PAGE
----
Orange juice is often in the limelight, frequently falling on both sides of the health debate. Some claim the sugar content is too high to be regularly consumed, and yet the drink is still touted as one of the easiest ways to get vitamin C, or ascorbic acid, into our diets.

It has long been thought that much of the vitamin C content in orange juice is destroyed during the pasteurisation process, which most fruit juices undergo to kill off any pathogens present.  For many of those who were already sceptical about orange juice’s health credentials, the pasteurisation concern has been a tipping point, driving them away from juice as a whole.

However, a study led by food processing and packaging company Tetra Pak, titled ‘Vitamin C retention in orange juice production: Getting past the myths and doing more with less’, has established that vitamin C levels in orange juice are in fact barely affected by pasteurisation.

Pasteurisation misconceptions

“Elevated temperature breaks down vitamin C,” explains Tetra Pak sub-category manager for juice, nectars and still drinks Maria Norlin. “However, for standard juice pasteurisation the time the juice spends at an elevated temperature is very short, and the effect on vitamin C, as our study shows, is negligible.” In fact, the study suggests that the vitamin C drop off as a result of pasteurisation is as low as 2%, and even this number is statistically insignificant, due to variations in analysis methods.

The misconception that pasteurisation causes a drop in vitamin C levels is nothing new. In fact, Norlin believes that most people pick up the notion in childhood, when learning how to cook. “During traditional boiling of vegetables, potatoes and so on, there are significant losses of vitamin C. The food is exposed to 100°C for 10-20 minutes, which therefore breaks down vitamin C. During the boiling, vitamin C also leaches out from the food, into the boiling water.” While many assume the process is the same for pasteurisation, in reality the concepts are very different.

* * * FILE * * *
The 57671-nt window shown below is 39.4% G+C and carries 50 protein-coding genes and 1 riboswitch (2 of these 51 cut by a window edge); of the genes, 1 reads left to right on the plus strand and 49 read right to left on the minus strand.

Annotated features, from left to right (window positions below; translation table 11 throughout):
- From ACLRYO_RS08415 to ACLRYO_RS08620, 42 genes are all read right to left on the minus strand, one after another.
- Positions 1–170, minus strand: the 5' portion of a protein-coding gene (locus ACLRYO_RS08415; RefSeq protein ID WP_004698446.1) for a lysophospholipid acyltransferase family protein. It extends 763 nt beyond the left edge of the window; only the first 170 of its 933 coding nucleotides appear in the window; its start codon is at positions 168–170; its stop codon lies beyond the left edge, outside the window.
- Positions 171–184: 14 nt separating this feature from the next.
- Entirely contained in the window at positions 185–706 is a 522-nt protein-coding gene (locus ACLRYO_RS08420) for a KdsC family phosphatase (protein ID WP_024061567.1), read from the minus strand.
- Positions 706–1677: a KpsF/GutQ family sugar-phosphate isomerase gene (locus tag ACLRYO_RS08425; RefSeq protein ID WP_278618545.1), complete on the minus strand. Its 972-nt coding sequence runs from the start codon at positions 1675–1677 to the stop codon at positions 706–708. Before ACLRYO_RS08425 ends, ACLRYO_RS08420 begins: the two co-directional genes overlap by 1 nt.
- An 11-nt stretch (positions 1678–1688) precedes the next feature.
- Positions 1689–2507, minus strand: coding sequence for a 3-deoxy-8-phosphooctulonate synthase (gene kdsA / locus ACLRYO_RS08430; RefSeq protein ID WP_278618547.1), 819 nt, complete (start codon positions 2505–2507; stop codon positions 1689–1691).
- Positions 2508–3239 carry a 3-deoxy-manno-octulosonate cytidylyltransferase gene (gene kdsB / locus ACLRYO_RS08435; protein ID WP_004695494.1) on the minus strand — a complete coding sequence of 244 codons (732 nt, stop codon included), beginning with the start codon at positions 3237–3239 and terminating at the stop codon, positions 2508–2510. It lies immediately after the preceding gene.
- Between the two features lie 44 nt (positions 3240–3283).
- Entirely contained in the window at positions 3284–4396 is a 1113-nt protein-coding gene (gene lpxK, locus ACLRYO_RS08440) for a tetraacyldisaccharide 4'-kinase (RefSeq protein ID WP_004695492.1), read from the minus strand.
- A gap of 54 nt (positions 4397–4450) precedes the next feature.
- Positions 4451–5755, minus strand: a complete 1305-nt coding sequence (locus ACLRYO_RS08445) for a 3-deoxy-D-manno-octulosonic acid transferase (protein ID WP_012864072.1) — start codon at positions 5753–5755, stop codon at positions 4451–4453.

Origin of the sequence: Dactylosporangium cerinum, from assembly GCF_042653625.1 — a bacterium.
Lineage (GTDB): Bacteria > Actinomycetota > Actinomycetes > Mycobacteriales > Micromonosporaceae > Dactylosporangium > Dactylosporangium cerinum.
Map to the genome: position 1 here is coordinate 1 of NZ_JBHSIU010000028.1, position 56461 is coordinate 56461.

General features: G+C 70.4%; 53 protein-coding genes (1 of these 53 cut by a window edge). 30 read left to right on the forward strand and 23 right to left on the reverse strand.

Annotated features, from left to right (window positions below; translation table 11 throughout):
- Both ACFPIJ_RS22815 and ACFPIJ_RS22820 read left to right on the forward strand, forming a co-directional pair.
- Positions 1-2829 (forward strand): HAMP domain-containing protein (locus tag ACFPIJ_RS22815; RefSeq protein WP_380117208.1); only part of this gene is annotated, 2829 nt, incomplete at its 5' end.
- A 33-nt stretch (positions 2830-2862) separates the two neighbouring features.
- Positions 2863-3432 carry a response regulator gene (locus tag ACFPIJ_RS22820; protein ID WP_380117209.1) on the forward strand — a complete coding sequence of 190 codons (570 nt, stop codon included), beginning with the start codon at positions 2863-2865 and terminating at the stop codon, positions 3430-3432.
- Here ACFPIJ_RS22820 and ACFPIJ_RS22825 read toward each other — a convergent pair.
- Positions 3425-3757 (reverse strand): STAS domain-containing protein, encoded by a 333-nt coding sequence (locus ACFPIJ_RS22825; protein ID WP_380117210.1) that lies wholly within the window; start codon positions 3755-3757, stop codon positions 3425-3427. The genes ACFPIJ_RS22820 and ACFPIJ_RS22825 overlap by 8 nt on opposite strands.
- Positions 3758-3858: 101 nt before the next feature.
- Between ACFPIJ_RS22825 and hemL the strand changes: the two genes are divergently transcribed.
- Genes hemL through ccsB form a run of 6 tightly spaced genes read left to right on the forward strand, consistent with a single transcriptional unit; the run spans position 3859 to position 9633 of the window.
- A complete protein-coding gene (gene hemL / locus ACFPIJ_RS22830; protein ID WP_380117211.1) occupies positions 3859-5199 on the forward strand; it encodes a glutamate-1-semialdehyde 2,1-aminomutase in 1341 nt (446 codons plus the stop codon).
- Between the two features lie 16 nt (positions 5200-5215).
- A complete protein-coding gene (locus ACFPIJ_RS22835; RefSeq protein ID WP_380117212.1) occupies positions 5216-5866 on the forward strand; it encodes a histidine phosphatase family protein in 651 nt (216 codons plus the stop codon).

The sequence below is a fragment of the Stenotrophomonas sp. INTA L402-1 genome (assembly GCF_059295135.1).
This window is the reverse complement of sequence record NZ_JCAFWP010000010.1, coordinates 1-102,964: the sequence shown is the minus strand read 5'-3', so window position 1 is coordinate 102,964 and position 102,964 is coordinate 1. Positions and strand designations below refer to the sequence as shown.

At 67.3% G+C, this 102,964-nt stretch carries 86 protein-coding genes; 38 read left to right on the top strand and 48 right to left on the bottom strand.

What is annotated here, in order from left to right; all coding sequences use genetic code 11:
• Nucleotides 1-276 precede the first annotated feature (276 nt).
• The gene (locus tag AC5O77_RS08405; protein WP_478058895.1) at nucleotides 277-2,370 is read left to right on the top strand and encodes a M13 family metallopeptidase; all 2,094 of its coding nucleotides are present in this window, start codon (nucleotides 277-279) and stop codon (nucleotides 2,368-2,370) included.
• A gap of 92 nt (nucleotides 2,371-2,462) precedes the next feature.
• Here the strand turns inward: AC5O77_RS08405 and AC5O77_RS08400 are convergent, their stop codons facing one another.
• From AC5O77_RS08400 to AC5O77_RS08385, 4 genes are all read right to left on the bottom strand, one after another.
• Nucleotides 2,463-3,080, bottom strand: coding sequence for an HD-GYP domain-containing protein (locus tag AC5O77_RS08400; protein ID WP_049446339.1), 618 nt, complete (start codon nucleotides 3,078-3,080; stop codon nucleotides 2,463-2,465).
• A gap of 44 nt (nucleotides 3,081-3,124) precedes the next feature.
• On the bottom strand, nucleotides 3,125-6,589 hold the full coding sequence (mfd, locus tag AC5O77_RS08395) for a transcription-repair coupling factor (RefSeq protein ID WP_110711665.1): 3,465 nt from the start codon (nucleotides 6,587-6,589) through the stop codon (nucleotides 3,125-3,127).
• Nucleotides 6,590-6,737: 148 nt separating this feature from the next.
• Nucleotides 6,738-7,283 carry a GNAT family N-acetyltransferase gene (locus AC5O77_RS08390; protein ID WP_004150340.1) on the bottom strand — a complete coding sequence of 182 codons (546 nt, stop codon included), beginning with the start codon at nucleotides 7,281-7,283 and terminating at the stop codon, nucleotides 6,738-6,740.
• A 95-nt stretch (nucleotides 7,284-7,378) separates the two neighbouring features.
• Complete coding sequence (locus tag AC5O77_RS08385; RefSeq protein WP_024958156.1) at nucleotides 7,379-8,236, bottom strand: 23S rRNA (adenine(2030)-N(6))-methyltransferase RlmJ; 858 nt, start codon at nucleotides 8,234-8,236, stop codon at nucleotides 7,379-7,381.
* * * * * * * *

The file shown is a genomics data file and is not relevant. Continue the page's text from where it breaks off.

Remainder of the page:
On the industrial side, Norlin describes how producers often associate degradation with pasteurisation due to measuring vitamin C levels later in the production process. The Tetra Pak study shows that vitamin C retention is actually affected by the amount of dissolved oxygen in the product, rather than thermal treatment.

The findings from Tetra Pak’s study have been published in the latest edition of its ‘Orange Book’, a guide to orange juice production and the surrounding industry.

Alongside the vitamin C pasteurisation discussion, the book also looks at high-pressure processing pasteurisation, a rapidly expanding facet of the industry. Another of the company’s studies published in the book highlights the benefits of lower pasteurisation temperatures, reducing energy costs while maintaining food safety levels.